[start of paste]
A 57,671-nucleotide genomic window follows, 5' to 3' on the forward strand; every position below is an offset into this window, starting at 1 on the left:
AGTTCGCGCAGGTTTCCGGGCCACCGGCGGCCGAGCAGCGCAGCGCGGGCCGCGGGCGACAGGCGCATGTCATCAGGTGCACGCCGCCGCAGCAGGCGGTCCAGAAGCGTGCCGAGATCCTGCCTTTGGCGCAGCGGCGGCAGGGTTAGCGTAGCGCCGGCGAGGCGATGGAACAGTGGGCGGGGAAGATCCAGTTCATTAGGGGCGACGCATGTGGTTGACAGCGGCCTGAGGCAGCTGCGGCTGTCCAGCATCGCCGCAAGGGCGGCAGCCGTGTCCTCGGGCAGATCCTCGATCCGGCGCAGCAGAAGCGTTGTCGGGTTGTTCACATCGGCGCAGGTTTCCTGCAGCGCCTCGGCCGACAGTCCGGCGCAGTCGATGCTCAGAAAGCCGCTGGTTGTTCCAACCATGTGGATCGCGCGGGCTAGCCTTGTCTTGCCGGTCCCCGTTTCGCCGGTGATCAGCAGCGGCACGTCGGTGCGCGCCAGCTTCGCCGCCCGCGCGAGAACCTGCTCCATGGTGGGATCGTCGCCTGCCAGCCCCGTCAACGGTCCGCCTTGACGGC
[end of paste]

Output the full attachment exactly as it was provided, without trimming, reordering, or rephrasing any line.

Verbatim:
A 57,671-nucleotide genomic window follows, 5' to 3' on the forward strand; every position below is an offset into this window, starting at 1 on the left:
AGTTCGCGCAGGTTTCCGGGCCACCGGCGGCCGAGCAGCGCAGCGCGGGCCGCGGGCGACAGGCGCATGTCATCAGGTGCACGCCGCCGCAGCAGGCGGTCCAGAAGCGTGCCGAGATCCTGCCTTTGGCGCAGCGGCGGCAGGGTTAGCGTAGCGCCGGCGAGGCGATGGAACAGTGGGCGGGGAAGATCCAGTTCATTAGGGGCGACGCATGTGGTTGACAGCGGCCTGAGGCAGCTGCGGCTGTCCAGCATCGCCGCAAGGGCGGCAGCCGTGTCCTCGGGCAGATCCTCGATCCGGCGCAGCAGAAGCGTTGTCGGGTTGTTCACATCGGCGCAGGTTTCCTGCAGCGCCTCGGCCGACAGTCCGGCGCAGTCGATGCTCAGAAAGCCGCTGGTTGTTCCAACCATGTGGATCGCGCGGGCTAGCCTTGTCTTGCCGGTCCCCGTTTCGCCGGTGATCAGCAGCGGCACGTCGGTGCGCGCCAGCTTCGCCGCCCGCGCGAGAACCTGCTCCATGGTGGGATCGTCGCCTGCCAGCCCCGTCAACGGTCCGCCTTGACGGC